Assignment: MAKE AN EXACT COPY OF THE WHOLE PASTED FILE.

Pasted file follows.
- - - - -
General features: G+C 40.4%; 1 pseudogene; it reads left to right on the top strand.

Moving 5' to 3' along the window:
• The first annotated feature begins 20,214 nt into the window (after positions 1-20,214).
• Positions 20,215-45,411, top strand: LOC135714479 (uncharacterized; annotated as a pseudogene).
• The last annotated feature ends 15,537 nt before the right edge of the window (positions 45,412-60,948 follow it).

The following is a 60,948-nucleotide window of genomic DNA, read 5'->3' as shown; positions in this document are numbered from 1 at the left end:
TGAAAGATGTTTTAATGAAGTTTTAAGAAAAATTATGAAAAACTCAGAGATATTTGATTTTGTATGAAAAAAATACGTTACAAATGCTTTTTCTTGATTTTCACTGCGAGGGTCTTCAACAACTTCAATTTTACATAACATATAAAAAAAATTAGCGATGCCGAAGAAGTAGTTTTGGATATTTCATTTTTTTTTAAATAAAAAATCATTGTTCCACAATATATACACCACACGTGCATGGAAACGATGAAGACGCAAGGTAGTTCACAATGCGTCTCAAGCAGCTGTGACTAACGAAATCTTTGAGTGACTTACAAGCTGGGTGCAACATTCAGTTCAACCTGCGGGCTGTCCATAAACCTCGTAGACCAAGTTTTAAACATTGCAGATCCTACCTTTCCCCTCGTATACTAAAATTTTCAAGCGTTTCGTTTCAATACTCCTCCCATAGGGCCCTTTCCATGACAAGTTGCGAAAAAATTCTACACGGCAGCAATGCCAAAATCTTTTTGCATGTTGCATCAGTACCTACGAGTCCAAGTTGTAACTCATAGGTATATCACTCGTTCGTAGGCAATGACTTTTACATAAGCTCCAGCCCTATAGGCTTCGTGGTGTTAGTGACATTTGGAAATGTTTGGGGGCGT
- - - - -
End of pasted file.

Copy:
General features: G+C 40.4%; 1 pseudogene; it reads left to right on the top strand.

Moving 5' to 3' along the window:
• The first annotated feature begins 20,214 nt into the window (after positions 1-20,214).
• Positions 20,215-45,411, top strand: LOC135714479 (uncharacterized; annotated as a pseudogene).
• The last annotated feature ends 15,537 nt before the right edge of the window (positions 45,412-60,948 follow it).

The following is a 60,948-nucleotide window of genomic DNA, read 5'->3' as shown; positions in this document are numbered from 1 at the left end:
TGAAAGATGTTTTAATGAAGTTTTAAGAAAAATTATGAAAAACTCAGAGATATTTGATTTTGTATGAAAAAAATACGTTACAAATGCTTTTTCTTGATTTTCACTGCGAGGGTCTTCAACAACTTCAATTTTACATAACATATAAAAAAAATTAGCGATGCCGAAGAAGTAGTTTTGGATATTTCATTTTTTTTTAAATAAAAAATCATTGTTCCACAATATATACACCACACGTGCATGGAAACGATGAAGACGCAAGGTAGTTCACAATGCGTCTCAAGCAGCTGTGACTAACGAAATCTTTGAGTGACTTACAAGCTGGGTGCAACATTCAGTTCAACCTGCGGGCTGTCCATAAACCTCGTAGACCAAGTTTTAAACATTGCAGATCCTACCTTTCCCCTCGTATACTAAAATTTTCAAGCGTTTCGTTTCAATACTCCTCCCATAGGGCCCTTTCCATGACAAGTTGCGAAAAAATTCTACACGGCAGCAATGCCAAAATCTTTTTGCATGTTGCATCAGTACCTACGAGTCCAAGTTGTAACTCATAGGTATATCACTCGTTCGTAGGCAATGACTTTTACATAAGCTCCAGCCCTATAGGCTTCGTGGTGTTAGTGACATTTGGAAATGTTTGGGGGCGT